Turning learning on its head.
As much as we all want to return to in-person learning, we are all preparing for a future of at least some distance learning. Many, many teachers still prefer some type of lecture, and this is something that we may need to change when designing online school. Some digital natives tune out the proverbial “sage on the stage.” Children’s attention spans are shorter because of child development. And the current generation prefers visual, interactive, and social media. I gained some useful teaching tips in a Medium marketing article entled “Why Generation Z Loves YouTube.” If you prefer scientific proof about long lectures, an empirical study of MOOC videos from researchers at MIT recommends formats that are most effective for video instruction. Additionally, the study finds that “median engagement time is at most 6 minutes, regardless of total video length.”
Collaborating was hard in person, but it is especially hard in the virtual world.
School librarians often lament the lack of collaboration with classroom teachers. And teachers go about doing their curriculum research and teaching students to research because they might not realize the incredible resource of a school librarian. Some colleagues may even see our offers of help as an affront to their own knowledge. How can a librarian help teachers without usurping their autonomy? Colleges and universities have a decade of experience in distance learning. So looking to see how academic librarians help in online courses might be helpful.
Here are some helpful resources from college and university librarians
Taking advice from unusual sources for distance learning.
What works in person may work in distance learning. One relationship at a time, one teacher at a time. One project at a time.
We could think of our distance learning work with teachers and administrators as long-distance relationships. Consider the article “10 Tips to Make a Long-Distance Relationship Work” from Psychology Today. I am not suggesting that you date your teachers, but there are tips that may transfer, including “Make sure your goals — and potential endgames — are in the same ballpark.” and “Focus on quality communication.”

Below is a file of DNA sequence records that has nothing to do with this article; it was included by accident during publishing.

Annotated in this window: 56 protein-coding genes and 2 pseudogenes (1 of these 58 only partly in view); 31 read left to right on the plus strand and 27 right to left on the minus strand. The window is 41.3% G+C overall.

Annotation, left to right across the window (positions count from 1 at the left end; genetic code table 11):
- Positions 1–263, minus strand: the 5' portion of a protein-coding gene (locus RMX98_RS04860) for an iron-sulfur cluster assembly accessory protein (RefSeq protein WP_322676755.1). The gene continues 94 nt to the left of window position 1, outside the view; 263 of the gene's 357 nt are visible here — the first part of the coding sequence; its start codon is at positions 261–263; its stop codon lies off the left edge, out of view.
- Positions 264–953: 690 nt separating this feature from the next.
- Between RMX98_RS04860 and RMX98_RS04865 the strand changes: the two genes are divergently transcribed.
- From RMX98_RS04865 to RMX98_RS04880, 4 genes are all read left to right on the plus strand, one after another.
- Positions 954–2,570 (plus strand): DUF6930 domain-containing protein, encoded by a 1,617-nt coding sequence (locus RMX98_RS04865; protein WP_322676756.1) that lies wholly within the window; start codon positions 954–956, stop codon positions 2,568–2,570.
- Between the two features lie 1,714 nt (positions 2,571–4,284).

Other advice that can come from YouTube collaborators. From the video “6 Tips about Finding Collab Partners YouTuber,” Robert Blake asks, “Who Are My Friends? Who’s In The Same Boat as Me? And What Can This Person Offer My Audience?” These are all great questions that school librarians should be able to ask and answer when reaching out to collaborate with other teachers.
Finally, the big takeaway in the design process for both classroom teachers and school librarians is that this distance education is harder than it looks.
Author: Hannah Byrd Little
Hello, I am the Library Director at The Webb School of Bell Buckle. I use my past experience in college and university libraries to help my current students in school libraries transition into college, career, and life. I am currently the lead Senior Class Adviser for the Capstone Project. I also served at the state level with the Tennessee Association of School Librarians executive board from 2009-2013 and was the TASL president in 2012. I am certified as a Library Information Specialist for PreK-12th grade, have a BS in Communications with a concentration in Advertising and Public Relations, a BS in Liberal Studies with a concentration in Education and Information Systems and a Masters in Library and Information Science.